Today we introduce a new recurring post called Yesterday and Today where we celebrate rock heroes from the 60s and 70s that managed to survive fame and fortune and are still entertaining us today. To kick off these posts I’m featuring a singer that I like to refer to as “The Voice”…..Mr Greg Lake (pictured above at an Emerson, Lake and Palmer concert from the 70s). Let’s listen Greg performing C’est La Vie at a concert in Montreal in 1977…..
Greg is still with us today and still performing. Like the rest of us he doesn’t look the same as he did forty years ago but… if you listen closely… the voice is still there.
C’set La Vie indeed…..
I had a major meltdown on Friday but now I’m back in the saddle so hang on tight…..the ride may be a little rough.
Here is my new theme song. (a couple of cover versions followed by a live performance by the songwriter with a great introductory speech)
Jackson Browne (acoustic)
Eddie Vedder (acoustic)
Steven Van Zant – the writer of the song
As I move forward with this blog there willl be no more “pussyfooting”. In case that is a uniquely American term, let me define it for you:
Pussyfooting: To act or proceed cautiously or timidly
From here on out I am going to say exactly what I feel and…..to use Steven Van Zandt’s words, I plan to:
………question every motherfucker every time!
Here are a couple of topics I plan to address head-on in the next couple of weeks, in addition to my usual music posts.
- The Ultimate Sellout
- Religion and Politics
- Racism and Politics
- Hypocrisy, Cowardice, and Politics
- Bain Capital Explained (Using American History As It Might Have Been)
As I said…..hang on tight!
Yes I am a huge Neil Young fan but if you read this blog you have probably figured that out by now. Today’s cool concert chatter is a great Neil Young boot from a 1974 performance at the Bottom Line. Both Neil and the audience appeared to be in very talkative moods. As a lead in to singing Motion Pictures, Neil tells two great stories: one about why he quit performing Southern Man and a second one about how to make “honey slides”. Let’s listen……..
The website thrasherswheat.org offers a few further details about the Southern Man story that Neil tells in the video.
The song “Southern Man” was at the center of an unfortunate event on the 1973 tour and has been recounted by Neil in concert. The incident ocurred on March 31, 1973 in Oakland, CA. During the performance of “Southern Man”, an excited fan approached the stage dancing and having a good time. A security guard approached the fan and proceeded to “beat the crap out of him” and have him removed. Young stopped playing the song, left the stage, and abruptly canceled the rest of the performance. Young believed that the assault flew directly in the face of the song’s message of tolerance and diversity and was sickened by the attack. A final irony of the Oakland “Southern Man” performance was that the officer was black and the beaten fan was white.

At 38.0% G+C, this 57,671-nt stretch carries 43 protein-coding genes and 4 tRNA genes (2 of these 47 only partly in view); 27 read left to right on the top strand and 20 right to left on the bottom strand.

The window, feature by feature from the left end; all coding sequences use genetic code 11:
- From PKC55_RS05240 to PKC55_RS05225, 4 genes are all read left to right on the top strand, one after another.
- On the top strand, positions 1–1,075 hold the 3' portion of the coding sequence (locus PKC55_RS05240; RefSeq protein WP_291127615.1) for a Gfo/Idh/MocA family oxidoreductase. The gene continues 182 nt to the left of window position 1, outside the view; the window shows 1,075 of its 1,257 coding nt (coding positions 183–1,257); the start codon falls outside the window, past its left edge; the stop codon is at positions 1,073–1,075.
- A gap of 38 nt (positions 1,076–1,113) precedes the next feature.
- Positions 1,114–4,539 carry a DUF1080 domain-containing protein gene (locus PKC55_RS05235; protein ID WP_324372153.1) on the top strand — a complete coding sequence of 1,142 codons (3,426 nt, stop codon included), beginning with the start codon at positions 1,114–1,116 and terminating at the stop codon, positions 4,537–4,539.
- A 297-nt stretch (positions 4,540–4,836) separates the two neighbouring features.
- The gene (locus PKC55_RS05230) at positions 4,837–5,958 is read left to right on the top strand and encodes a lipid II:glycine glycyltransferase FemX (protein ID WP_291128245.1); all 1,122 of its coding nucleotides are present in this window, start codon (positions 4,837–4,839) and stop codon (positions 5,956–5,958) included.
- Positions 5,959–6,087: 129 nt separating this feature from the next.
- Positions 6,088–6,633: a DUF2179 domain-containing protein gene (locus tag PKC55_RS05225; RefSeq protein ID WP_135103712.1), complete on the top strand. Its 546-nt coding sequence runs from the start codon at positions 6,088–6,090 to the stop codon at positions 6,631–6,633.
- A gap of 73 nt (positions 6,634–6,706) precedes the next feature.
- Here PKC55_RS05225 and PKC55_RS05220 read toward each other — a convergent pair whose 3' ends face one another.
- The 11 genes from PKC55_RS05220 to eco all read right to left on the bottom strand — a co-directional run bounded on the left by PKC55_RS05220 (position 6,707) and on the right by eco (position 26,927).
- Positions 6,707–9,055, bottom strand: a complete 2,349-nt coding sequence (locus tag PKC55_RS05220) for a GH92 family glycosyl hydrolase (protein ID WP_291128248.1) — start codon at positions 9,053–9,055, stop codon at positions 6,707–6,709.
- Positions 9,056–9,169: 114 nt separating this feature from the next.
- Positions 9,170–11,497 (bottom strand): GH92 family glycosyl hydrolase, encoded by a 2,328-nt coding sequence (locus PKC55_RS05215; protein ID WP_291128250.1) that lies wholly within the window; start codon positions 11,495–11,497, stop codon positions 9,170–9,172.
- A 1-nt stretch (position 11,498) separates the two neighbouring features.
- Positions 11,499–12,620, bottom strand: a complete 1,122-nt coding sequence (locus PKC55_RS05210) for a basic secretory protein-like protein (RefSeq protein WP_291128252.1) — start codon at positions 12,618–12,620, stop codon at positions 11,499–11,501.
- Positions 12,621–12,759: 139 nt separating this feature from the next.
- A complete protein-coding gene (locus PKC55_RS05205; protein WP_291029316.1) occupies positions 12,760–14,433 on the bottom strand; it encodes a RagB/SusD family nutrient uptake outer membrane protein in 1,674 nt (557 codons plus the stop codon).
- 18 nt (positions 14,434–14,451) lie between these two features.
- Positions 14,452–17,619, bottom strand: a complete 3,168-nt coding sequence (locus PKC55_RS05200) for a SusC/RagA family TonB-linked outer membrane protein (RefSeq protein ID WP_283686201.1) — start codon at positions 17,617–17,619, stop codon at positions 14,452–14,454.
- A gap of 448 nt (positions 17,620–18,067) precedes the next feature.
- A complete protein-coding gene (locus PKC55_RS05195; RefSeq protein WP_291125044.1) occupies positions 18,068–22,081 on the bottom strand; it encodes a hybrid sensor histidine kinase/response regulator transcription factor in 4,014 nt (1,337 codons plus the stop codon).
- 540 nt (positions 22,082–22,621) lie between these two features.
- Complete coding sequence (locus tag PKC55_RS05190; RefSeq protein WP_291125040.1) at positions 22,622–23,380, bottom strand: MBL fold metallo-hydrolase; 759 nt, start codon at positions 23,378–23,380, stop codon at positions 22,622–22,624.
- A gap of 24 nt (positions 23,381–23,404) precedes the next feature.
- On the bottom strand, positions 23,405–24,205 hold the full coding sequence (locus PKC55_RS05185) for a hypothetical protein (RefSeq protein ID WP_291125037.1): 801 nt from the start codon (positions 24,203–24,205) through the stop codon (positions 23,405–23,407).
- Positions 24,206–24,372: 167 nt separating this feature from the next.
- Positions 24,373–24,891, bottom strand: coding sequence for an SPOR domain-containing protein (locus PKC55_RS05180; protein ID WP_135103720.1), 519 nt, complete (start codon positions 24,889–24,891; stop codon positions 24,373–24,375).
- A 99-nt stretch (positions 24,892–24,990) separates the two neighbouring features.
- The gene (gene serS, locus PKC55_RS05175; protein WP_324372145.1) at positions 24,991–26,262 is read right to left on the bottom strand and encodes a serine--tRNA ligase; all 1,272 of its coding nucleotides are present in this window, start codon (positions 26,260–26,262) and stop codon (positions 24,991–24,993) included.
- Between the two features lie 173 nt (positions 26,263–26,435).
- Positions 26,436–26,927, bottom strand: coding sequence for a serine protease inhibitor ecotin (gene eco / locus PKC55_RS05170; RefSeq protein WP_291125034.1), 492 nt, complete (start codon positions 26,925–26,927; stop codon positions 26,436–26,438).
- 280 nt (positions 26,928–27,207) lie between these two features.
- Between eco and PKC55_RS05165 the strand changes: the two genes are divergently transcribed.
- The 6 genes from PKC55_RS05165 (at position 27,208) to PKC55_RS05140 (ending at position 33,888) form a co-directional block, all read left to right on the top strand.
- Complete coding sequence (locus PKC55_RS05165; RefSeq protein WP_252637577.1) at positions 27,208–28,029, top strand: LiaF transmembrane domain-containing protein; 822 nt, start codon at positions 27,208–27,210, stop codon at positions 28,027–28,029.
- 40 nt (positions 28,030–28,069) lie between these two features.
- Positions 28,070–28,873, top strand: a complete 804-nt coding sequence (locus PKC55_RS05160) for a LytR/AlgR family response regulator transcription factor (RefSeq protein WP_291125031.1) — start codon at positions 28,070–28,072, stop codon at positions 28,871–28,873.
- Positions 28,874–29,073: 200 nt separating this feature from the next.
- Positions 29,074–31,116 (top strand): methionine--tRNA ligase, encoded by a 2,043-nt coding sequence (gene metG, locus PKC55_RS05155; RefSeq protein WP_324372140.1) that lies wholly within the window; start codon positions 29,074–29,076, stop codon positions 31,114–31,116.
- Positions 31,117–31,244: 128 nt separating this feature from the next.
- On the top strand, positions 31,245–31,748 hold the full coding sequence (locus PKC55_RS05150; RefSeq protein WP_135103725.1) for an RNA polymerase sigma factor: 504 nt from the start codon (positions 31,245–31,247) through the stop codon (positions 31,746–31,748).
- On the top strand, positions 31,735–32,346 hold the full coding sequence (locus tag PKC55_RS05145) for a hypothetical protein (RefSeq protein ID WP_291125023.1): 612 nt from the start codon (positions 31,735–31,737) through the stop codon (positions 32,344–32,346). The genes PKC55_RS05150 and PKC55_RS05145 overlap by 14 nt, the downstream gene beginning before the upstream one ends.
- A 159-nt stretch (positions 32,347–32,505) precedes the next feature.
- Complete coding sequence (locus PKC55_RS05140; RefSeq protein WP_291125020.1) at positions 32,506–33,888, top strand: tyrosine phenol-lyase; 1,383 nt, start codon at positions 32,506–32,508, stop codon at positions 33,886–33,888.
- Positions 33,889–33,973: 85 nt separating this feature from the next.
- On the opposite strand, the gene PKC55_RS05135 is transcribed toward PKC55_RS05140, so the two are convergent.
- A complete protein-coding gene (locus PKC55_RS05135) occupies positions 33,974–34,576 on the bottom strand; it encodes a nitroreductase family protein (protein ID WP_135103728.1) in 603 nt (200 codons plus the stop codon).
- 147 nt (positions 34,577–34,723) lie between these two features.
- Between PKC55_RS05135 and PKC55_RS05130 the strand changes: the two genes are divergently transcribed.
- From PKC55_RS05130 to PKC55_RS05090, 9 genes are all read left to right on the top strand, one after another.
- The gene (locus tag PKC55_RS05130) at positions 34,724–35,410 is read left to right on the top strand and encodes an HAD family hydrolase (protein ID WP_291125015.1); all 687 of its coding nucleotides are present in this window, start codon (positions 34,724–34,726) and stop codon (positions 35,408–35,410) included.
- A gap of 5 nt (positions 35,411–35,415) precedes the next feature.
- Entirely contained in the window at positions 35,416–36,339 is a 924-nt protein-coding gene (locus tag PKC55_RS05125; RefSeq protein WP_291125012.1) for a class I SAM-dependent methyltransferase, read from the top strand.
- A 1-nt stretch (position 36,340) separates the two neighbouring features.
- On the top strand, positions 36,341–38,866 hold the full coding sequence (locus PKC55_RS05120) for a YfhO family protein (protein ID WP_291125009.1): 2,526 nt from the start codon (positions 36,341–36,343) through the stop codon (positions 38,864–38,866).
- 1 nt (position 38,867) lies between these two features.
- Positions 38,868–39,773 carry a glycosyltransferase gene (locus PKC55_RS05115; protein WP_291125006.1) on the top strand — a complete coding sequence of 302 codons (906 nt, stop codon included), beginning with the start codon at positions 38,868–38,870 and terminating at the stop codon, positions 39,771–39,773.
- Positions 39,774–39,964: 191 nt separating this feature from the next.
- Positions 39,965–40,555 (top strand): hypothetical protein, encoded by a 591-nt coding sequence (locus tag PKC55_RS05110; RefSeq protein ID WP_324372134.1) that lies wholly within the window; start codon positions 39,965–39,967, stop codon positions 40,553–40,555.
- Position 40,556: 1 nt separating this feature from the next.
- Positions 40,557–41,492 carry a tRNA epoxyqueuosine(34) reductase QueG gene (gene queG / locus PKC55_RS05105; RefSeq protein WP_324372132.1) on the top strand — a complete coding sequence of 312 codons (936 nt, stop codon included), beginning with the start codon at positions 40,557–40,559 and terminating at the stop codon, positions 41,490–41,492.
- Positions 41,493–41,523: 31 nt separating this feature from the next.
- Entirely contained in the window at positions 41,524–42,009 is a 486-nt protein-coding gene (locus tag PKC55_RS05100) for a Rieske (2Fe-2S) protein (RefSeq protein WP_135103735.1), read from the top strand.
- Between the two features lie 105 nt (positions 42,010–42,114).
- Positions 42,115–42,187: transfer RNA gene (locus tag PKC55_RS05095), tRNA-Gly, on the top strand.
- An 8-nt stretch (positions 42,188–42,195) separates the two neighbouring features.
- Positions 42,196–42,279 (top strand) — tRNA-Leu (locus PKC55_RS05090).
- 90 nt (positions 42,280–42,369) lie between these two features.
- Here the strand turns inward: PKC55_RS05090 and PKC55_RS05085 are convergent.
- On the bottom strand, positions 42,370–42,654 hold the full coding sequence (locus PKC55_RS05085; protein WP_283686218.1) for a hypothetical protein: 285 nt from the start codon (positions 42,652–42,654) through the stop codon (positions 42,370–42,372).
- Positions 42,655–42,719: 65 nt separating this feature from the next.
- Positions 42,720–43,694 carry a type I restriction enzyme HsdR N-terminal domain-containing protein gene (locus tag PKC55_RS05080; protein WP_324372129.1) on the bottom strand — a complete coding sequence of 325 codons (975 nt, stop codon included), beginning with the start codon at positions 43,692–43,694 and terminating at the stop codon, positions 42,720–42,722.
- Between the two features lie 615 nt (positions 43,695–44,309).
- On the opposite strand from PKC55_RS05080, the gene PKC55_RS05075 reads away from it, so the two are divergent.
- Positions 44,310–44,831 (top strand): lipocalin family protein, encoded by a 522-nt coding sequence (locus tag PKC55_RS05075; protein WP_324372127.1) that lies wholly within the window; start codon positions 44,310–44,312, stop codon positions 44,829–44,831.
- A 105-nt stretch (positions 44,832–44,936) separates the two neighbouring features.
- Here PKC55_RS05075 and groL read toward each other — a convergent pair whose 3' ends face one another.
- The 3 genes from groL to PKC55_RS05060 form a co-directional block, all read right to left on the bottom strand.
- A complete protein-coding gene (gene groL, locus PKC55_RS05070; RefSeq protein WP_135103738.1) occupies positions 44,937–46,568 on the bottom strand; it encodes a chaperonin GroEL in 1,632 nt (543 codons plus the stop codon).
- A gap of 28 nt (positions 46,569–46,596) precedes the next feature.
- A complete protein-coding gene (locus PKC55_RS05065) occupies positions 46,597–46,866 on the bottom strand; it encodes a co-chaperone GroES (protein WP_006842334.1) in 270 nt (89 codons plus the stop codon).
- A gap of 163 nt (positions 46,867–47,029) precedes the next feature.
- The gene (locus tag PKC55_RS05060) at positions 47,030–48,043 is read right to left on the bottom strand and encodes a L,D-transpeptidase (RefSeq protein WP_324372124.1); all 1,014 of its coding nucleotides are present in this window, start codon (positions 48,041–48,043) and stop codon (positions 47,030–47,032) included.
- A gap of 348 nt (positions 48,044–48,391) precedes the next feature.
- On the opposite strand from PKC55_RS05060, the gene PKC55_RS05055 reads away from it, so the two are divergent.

The honey slides that Neil talked about seem to have been the band’s preferred drug during the recording of On The Beach and based on Rusty Kershaw’s liner notes for the album it must have been some powerful shit.
Not to speak of the fun we had. We laughed so hard we all had bruised ribs. On revolution blues, I turned into a python then an aligator, I was crawling like one making noises like one.
Plus I was eating up the carpet and mike stands and such and in the meanwhile I started to crawl up towards Neil, which is pretty spooky.
The life of a rock star! Stay tuned for future editions of Cool Concert Chatter. As always, let me know what you think.
Say what you will about Neil Young but the man has unquestionable integrity regarding his music. You will never hear one of his songs in an commercial and you will never see one of his concert tours with corporate backing. That integrity is one of the many reasons I am such a big fan and is also what this song is about.
This acoustic version of This Note’s For You is from a 1997 concert in Cincinnati, Ohio. Neil performed it based on a request from the audience and struggled with remembering the words. Fortunately the audience was there to help him. I hope you enjoy this post…this particular version of the song is not widely available.
A Poem on the Underground Wall Back Story
Today’s post is a 1967 Simon and Garfunkel performance of A Poem on the Underground Wall in New York City. While it is a wonderful performance of a really good song, the prize here is Art’s story about the making of the cover for the Wednesday Morning 3 AM album. I really enjoyed the story which also explains the inspiration for the song that follows. As always, let me know what you think
This is the first of what is planned as a continuing series of posts. Although we all go to concerts for the music, some of the best moments are the stories that get told between songs. If you have ever been lucky enough to go to a Bruce Springsteen concert you know what I am talking about.
What I have for you today is something from my personal stash. It captures Neil Young in a 1974 concert at the Bitter End. In this piece he talks about why he quit playing Southern Man AND tells you how to make honey sliders. This is good stuff. As always let me know what you think.